- Musk needs a strong No. 2 to keep the entrepreneur on task and from tweeting himself into more hot water, recruiters and analysts say.
- A female COO may give Musk the emotional intelligence some recruiters say he's lacking.
- Veterans at large manufacturers might not want to give up a stable job to leave for a company in as much turmoil as Tesla.
Tesla has reportedly been searching for years for a No. 2 to ease CEO Elon Musk's workload, even approaching Facebook Chief Operating Officer Sheryl Sandberg at one point. Executive recruiters and industry analysts agree Musk needs help.
Musk's erratic behavior on Twitter has reportedly drawn a federal securities investigation and put Musk himself at risk of criminal charges, securities lawyers say. He drew criticism for calling a diver helping to rescue boys trapped in a cave in Thailand a "pedo." His mental fitness was also called into question in a lengthy interview he gave the New York Times two weeks ago complaining about the stress of trying to keep up with demand for the Model 3 sedan.
"It is time for Tesla's board to consider that as a publicly held company it has a responsibility to the shareholders and to the public," said Dale Jones, president of executive recruiting firm Diversified Search. "When you move from a founder led organization, you have to move to more of a team-led organization where you have leaders that are complemented by other leaders who bring strengths you don't have."
Tesla didn't directly address the search for another executive to help Musk in a statement from the board of directors released to CNBC.
"There have been many false and irresponsible rumors in the press about the discussions of the Tesla board," the board said. "We would like to make clear that Elon's commitment and dedication to Tesla is obvious. Over the past 15 years, Elon's leadership of the Tesla team has caused Tesla to grow from a small startup to having hundreds of thousands of cars on the road that customers love, employing tens of thousands of people around the world, and creating significant shareholder value in the process."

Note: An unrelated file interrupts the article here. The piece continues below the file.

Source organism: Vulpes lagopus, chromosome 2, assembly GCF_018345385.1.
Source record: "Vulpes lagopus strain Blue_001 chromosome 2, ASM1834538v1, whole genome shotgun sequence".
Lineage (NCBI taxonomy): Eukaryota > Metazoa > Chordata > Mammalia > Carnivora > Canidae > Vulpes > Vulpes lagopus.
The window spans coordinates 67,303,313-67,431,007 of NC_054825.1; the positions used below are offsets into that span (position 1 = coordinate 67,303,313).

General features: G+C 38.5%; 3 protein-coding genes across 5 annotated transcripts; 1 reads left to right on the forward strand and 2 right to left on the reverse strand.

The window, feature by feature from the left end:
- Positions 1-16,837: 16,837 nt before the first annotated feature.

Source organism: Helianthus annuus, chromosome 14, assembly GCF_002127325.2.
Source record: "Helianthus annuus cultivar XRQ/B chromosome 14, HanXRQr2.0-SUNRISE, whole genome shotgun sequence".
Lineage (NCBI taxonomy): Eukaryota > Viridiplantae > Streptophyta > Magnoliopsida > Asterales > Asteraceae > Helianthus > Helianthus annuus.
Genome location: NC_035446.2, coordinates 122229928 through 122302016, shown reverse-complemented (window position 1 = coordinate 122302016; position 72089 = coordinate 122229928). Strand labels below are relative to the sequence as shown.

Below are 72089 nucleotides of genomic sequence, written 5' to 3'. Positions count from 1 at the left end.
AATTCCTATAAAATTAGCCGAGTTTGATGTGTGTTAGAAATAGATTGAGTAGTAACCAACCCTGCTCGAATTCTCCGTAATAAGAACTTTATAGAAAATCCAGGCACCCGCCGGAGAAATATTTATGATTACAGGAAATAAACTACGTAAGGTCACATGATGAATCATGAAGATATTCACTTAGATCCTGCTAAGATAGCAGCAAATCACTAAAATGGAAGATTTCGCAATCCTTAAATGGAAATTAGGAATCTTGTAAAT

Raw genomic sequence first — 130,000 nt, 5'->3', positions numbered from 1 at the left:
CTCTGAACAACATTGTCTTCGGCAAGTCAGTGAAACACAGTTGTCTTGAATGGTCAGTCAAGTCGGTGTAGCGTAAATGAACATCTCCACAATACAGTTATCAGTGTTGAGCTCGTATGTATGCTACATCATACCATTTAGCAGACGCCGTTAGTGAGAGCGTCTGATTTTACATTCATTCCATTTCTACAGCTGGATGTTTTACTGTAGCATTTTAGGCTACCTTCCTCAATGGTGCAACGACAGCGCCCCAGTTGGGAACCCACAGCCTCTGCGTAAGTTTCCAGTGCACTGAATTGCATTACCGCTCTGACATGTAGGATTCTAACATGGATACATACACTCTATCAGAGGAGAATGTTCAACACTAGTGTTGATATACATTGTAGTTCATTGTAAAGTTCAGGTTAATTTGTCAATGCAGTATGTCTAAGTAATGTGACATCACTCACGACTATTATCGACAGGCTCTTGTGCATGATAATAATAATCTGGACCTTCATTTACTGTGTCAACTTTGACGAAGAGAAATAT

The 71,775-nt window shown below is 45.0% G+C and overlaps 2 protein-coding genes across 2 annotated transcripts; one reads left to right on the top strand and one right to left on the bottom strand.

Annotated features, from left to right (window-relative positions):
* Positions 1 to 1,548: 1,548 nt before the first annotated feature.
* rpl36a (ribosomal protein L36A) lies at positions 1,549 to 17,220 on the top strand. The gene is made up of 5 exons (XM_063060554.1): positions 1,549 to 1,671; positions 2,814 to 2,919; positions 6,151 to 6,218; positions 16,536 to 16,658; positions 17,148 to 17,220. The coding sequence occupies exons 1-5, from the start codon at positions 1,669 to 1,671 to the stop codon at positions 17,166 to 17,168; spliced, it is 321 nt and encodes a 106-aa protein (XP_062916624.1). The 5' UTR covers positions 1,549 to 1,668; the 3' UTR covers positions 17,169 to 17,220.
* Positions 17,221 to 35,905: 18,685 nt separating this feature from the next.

Still, recruiters and industry watchers say the company may need to add more than one person to its executive ranks to help keep Musk on task and from tweeting himself into more hot water.
Although Musk told the New York Times Tesla wasn't able to get Sandberg, Jeff Cohn, managing partner at leadership advisory firm Elevate Partners, said a woman would be a good fit for Musk.
"Someone who has those Sheryl Sandberg-esque qualities that could figure out how to develop the kind of relationship with Elon that is candid and transparent, so she could be a coach to him," Cohn said. "These soft skills for a CEO I think would be at least as important as the harder skills of knowing logistics, supply, and global operations."
He said women have an innate advantage over men when it comes to empathy and emotional intelligence. "That would really play well when you are dealing with a strong ego, like Elon," he said.
Emotional intelligence aside, Musk currently has a more practical and pressing problems at his plants. The automaker has repeatedly missed production targets, has rarely been able to earn a profit and has been criticized for quality issues with its vehicles and problems getting timely service for customers.
Some of this results directly Musk's tendency to make big promises and take on too much, said Karl Brauer, executive publisher for Cox Automotive which provides a range of services to the auto industry.
"The smartest thing that Elon could have done was hired John Krafchik after he left Hyundai in 2013," Abuelsamid said. Krafchik, who was instead later scooped up to run Google's self driving project Waymo, is a longtime automotive industry executive who understands many of the complex aspects of running a major automaker, including manufacturing, engineering, labor, and relationships with suppliers.